This works well in 8i and later releases creating a connection audit trail for all users, including SYS and SYSTEM (which is necessary for any serious auditing scenario). It also provides the last ACTION and MODULE the connected account used to allow some traceability and limited accountability. [9i offers the AUDIT SESSION option, which can replace the code listed above and provides logon time, logoff time and various session-level statistics. These records are written to the SYS.AUD$ table (and are also available in a ‘massaged’ format in the DBA_AUDIT_TRAIL view). SYS.AUD$ can change from release to release, but includes, among other columns, ACTION#, which can be ‘translated’ into an action using the AUDIT_ACTIONS table, which lists the ACTION (mapped to ACTION# in SYS.AUD$) and the NAME. 10g and later releases provide the AUDIT CONNECT option, populating the same tables, but also providing logon and logoff information and the return code, which allows the DBA to investigate abnormal session termination. It is recommended in 9i and later releases to use the provided AUDIT options rather than create the connection audit table and triggers necessary in 8i.] This, however, is not enough of a trail to trap any ‘suspect’ activity in the database; 9i and 9iR2 provided Fine-grained auditing of ‘qualified’ Select statements (those constructed with a WHERE clause) producing an audit trail of ‘offending’ queries, queries accessing sensitive information general users should not see. Fine-grained auditing works in this way:
A policy is set up on a table providing a ‘triggering’ mechanism based upon a column in that table. If a user queries this table for the audited column and supplies the necessary audit condition a record is written to the SYS.FGA_LOG$ table. From the on-line documentation:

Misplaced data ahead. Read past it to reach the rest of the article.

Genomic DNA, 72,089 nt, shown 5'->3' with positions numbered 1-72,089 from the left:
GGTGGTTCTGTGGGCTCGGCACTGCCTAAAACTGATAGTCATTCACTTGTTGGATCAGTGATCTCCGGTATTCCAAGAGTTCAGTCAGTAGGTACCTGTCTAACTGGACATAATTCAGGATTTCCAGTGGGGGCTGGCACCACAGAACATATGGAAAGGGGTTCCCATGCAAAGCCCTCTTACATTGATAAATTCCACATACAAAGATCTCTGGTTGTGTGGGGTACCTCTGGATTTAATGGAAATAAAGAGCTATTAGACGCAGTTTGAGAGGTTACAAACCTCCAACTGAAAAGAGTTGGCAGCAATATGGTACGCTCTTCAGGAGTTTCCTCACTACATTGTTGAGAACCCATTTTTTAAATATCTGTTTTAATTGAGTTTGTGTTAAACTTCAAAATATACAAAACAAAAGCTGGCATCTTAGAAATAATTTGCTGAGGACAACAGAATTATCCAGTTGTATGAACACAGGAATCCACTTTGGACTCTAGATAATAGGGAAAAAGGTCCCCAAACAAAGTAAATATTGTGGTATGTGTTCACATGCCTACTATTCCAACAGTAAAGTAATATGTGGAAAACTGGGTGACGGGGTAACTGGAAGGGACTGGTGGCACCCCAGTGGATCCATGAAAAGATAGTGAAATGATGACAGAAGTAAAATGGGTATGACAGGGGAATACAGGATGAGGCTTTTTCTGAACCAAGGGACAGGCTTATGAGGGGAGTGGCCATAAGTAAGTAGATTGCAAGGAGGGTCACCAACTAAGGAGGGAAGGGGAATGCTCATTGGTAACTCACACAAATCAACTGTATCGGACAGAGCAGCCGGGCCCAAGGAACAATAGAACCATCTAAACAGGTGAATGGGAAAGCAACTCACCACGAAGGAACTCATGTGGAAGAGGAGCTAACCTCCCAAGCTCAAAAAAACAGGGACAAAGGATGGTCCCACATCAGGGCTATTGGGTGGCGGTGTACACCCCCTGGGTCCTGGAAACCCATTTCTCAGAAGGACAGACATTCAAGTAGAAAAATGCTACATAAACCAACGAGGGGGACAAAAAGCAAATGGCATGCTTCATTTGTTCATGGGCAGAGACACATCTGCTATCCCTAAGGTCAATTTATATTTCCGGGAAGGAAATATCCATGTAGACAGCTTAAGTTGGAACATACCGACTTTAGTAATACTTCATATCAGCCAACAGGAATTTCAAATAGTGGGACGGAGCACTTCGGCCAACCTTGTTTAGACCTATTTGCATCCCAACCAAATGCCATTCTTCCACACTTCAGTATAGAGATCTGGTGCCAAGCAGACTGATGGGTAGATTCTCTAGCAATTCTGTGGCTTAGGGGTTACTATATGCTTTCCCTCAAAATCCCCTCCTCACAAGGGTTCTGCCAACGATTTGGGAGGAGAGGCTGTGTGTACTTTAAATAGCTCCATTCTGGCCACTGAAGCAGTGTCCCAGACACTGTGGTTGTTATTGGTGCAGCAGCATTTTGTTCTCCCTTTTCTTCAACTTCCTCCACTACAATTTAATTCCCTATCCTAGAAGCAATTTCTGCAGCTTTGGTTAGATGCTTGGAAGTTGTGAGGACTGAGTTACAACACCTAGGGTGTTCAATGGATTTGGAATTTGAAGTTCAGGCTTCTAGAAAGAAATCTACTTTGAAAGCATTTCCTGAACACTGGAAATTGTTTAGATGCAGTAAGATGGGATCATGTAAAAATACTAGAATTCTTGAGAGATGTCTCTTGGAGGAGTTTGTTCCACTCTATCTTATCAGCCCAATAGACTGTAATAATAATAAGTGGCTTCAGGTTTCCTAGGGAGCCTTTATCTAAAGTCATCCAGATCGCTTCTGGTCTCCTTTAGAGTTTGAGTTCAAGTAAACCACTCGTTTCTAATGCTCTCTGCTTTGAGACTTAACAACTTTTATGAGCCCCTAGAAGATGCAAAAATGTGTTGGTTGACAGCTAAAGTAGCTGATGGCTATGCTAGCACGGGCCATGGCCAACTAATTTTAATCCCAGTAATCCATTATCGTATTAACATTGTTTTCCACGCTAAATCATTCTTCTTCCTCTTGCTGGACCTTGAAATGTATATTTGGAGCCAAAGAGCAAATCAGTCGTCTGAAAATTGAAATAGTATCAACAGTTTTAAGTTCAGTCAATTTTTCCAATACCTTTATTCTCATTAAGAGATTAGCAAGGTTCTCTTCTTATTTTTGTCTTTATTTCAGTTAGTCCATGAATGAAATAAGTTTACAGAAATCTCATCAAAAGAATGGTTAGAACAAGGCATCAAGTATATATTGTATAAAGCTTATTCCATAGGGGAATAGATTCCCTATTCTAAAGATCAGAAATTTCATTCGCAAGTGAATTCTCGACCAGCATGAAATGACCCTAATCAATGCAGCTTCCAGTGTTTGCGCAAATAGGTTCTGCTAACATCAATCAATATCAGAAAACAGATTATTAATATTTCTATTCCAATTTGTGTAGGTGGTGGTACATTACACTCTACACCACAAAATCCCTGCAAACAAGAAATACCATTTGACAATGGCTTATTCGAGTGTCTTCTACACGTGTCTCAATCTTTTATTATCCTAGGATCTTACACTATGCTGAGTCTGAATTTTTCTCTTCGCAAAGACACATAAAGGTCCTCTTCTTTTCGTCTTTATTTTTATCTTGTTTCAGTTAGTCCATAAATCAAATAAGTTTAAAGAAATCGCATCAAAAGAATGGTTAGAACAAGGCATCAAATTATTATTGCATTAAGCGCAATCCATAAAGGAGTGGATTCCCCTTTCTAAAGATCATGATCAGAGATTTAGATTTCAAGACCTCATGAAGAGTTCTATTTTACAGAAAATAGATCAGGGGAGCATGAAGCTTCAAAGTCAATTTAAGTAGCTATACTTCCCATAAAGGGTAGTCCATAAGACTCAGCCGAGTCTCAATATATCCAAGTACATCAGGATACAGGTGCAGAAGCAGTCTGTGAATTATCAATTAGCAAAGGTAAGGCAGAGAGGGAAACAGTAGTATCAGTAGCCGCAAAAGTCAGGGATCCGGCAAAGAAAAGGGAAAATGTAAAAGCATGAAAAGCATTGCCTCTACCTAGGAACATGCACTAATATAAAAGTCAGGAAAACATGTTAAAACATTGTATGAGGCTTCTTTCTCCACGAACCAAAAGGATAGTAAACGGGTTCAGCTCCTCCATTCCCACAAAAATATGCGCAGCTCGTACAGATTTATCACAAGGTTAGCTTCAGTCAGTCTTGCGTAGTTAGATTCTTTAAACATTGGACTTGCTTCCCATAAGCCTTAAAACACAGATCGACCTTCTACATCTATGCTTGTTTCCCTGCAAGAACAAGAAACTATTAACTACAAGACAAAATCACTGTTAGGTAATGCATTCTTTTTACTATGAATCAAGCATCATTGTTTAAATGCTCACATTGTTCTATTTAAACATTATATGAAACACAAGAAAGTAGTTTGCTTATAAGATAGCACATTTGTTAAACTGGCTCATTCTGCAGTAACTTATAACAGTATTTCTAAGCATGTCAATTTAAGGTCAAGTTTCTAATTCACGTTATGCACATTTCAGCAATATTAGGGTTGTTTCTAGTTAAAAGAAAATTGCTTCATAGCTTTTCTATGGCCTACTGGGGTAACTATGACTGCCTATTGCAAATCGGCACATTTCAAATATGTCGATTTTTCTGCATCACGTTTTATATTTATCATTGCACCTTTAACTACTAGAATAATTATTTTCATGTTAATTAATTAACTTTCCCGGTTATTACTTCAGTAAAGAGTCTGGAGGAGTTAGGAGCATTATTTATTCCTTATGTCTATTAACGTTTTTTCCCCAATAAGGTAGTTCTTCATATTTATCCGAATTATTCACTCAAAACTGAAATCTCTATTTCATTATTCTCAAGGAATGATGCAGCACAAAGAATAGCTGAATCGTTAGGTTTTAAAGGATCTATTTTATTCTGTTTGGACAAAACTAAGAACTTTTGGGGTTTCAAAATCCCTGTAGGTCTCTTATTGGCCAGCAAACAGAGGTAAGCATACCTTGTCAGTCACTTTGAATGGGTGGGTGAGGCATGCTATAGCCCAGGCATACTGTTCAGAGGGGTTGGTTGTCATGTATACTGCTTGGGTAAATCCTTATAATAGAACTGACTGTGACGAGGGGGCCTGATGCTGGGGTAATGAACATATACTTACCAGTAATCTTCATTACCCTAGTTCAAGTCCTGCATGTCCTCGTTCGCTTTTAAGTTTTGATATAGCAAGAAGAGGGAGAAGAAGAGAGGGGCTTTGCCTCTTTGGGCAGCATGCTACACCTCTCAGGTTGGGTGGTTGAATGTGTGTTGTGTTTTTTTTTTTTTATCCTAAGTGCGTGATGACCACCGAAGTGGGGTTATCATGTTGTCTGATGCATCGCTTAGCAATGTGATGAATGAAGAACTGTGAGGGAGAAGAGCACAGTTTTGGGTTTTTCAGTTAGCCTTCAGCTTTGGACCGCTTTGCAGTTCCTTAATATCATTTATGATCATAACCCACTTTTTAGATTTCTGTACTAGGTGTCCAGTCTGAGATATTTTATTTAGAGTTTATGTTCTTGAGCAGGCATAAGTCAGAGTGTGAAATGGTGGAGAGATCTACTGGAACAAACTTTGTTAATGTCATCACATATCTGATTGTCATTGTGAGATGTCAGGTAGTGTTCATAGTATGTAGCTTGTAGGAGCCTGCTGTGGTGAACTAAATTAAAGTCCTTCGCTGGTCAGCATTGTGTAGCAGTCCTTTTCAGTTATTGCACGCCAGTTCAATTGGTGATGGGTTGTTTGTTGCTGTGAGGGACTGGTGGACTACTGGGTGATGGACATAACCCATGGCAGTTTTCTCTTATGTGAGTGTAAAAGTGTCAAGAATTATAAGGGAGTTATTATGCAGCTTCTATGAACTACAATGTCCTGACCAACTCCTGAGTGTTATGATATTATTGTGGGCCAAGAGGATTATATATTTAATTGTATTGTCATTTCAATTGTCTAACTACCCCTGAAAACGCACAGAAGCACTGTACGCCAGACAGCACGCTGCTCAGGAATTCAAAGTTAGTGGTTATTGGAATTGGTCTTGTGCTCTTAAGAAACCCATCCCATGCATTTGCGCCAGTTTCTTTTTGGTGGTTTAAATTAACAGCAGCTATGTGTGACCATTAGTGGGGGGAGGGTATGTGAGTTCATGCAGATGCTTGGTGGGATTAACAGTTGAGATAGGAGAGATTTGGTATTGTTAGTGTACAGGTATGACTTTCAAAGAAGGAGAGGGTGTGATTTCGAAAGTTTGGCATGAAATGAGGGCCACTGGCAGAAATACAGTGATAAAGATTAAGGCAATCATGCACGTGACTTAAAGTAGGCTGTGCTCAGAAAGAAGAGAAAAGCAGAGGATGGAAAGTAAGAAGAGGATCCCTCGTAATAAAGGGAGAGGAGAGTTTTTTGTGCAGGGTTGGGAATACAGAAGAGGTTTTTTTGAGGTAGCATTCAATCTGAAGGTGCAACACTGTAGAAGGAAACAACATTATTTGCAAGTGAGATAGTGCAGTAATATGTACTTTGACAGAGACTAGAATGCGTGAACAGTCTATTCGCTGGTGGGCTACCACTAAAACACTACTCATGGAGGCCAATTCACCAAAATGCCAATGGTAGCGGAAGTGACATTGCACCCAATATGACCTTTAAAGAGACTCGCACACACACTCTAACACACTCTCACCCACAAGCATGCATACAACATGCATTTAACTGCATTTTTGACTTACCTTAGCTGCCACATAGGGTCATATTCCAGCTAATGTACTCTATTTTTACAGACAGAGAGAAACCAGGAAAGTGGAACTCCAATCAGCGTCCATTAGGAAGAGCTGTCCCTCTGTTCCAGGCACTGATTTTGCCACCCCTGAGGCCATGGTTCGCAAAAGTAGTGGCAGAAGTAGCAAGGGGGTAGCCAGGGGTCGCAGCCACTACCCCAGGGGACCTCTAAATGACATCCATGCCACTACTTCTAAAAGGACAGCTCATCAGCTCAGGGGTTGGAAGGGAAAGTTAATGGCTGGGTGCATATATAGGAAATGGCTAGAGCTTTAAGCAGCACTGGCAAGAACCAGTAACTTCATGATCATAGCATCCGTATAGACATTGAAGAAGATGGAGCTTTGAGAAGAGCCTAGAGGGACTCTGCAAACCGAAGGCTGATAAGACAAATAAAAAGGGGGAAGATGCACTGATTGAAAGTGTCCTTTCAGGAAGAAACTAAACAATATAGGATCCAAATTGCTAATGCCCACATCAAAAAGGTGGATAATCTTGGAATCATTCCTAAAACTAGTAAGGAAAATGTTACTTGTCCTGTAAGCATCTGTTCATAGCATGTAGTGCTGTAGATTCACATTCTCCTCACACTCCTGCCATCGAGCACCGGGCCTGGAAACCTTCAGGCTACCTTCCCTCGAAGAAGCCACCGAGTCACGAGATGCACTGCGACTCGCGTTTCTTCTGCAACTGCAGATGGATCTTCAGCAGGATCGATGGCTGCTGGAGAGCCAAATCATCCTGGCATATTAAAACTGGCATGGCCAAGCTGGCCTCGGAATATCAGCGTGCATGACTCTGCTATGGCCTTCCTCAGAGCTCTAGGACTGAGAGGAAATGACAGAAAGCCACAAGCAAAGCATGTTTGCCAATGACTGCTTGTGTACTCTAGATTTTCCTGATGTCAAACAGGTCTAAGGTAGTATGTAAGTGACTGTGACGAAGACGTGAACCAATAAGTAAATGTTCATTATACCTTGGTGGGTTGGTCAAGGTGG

The following example shows how you can audit SELECT statements on table hr.emp to monitor any query that accesses the salary column of the employee records which belong to sales department: begin DBMS_FGA.ADD_POLICY( object_schema => 'hr', object_name => 'emp', policy_name => 'chk_hr_emp', audit_condition => 'dept = ''SALES'' ', audit_column => 'salary'); end; / Then, either of the following SQL statements will cause the database to log an audit event record. SELECT count(*) FROM hr.emp WHERE dept = 'SALES' and salary > 10000000; or SELECT salary FROM hr.emp WHERE dept = 'SALES';
SELECT salary from hr.emp;
would NOT generate an audit record as the audit condition (dept = ‘SALES’) is not supplied. Thus, any query not ‘qualified’ with the ‘proper’ [read that as ‘defined in the audit policy’] WHERE clause will not produce a trail, even if the desired column is queried. To make this possibly more confusing this query won’t produce a trail, either:
SELECT salary from hr.emp where dept = 'MARKETING';
since MARKETING isn’t a department triggering any audit action. One can, though, establish an audit policy which doesn’t require a WHERE clause:
begin DBMS_FGA.ADD_POLICY( object_schema => 'hr', object_name => 'emp', policy_name => 'chk_hr_emp' ); end; /
With the above policy in place any query against the EMP table will produce a trail: